In the parable of the talents, Jesus says a master gave his servants different amounts of funding before he left on a long trip. The master gave one servant 10 talents and another servant 5 talents. Both of them invested their talents and made more talents. The master gave a third servant only one talent, and that servant buried his one talent in the ground.
When the master came back and asked for an accounting, the servant who buried his only talent in the ground told the master that he knew his master was a “hard taskmaster”, reaping where he did not sow and gathering where he scattered no seed. So, the servant said he was afraid and hid the talent in the ground.
The master got angry at the servant’s response, calling him wicked and slothful. Then the master took the one talent away from the servant, leaving him with nothing.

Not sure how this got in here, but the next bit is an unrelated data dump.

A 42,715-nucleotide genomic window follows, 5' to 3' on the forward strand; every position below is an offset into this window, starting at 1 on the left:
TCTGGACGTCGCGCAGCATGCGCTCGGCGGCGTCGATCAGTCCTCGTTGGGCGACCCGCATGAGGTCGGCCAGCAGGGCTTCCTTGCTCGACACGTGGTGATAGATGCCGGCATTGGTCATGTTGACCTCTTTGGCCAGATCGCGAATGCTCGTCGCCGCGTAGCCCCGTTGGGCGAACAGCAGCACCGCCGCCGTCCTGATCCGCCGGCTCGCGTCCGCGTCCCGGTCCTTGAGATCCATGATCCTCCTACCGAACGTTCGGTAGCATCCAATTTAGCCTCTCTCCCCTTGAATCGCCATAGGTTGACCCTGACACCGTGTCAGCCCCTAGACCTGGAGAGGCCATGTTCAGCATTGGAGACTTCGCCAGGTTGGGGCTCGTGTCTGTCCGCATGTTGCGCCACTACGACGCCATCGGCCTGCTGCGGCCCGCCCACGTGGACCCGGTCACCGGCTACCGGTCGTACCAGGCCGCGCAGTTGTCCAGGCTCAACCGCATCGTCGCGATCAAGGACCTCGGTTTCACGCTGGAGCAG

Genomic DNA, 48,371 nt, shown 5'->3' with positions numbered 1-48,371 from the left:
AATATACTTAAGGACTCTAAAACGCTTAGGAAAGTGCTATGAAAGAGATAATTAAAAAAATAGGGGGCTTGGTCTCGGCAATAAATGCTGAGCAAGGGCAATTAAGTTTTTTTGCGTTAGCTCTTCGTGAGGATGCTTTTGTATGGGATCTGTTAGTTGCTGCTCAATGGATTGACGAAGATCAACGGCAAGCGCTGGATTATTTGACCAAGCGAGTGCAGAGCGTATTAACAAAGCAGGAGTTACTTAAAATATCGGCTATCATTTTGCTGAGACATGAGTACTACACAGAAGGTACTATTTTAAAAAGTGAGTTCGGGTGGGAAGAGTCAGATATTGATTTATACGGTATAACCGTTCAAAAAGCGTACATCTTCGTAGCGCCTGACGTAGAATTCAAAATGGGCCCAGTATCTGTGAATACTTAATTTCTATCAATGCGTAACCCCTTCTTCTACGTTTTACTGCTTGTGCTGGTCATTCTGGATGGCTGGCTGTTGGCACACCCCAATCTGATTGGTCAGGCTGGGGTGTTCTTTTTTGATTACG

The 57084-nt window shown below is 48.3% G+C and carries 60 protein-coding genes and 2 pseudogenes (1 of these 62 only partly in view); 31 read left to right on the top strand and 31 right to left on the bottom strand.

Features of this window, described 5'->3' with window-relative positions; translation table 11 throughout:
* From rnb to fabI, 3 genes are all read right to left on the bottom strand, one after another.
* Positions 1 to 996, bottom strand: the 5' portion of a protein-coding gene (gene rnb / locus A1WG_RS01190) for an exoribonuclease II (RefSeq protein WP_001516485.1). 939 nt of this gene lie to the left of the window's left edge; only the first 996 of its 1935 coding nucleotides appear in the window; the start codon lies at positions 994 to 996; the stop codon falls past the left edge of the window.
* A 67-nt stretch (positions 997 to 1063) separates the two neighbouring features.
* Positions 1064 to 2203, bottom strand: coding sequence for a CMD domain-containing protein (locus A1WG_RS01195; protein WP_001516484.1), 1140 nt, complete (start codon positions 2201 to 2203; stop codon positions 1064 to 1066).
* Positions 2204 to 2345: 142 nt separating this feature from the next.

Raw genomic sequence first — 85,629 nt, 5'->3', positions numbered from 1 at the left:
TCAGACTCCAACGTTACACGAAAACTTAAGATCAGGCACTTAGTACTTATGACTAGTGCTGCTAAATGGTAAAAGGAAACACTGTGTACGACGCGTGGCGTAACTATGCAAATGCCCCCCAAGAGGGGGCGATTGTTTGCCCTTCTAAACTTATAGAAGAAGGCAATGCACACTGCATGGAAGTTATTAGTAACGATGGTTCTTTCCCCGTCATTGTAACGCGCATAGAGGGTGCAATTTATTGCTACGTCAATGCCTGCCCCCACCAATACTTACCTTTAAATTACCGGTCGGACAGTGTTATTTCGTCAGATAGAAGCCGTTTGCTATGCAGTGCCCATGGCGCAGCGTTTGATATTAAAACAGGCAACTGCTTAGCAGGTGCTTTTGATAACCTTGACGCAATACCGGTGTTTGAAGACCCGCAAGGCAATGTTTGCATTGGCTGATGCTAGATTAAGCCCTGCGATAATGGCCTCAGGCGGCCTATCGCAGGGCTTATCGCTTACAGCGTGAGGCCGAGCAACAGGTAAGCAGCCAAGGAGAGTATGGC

Stop and think about this parable for a bit. The servant who only received one talent was afraid the master was a hard taskmaster, and it seems he was! Is this supposed to be a parable of what God is like?
Is that what God is really like?
At other places in the Bible we see statements of God honoring the industrious and treating the slothful as wicked. It seems God desires us to be industrious, but is God really the hard taskmaster in the parable?
This parable is an allegory. A parable is meant to convey some truth to us, often about our relationship with God, so gaining understanding of what Jesus is saying here is important.
The parable of the talents seems to affirm that God gives people natural abilities in different measures. Such a thought is antithetical to post-modern sensibilities. In our post modern world, we aren’t just content with equal opportunities; we want strict equality across the board.
Though we often gloss over the reality that people are not all created equal in talent in polite and politically correct ways, we know that people have different talents of different types and different measures. Some people are born with musical talent like Beethoven, and some people are born without limbs. But the difference in talents isn’t the focus of the parable.Continue reading “Is God a Hard Taskmaster?”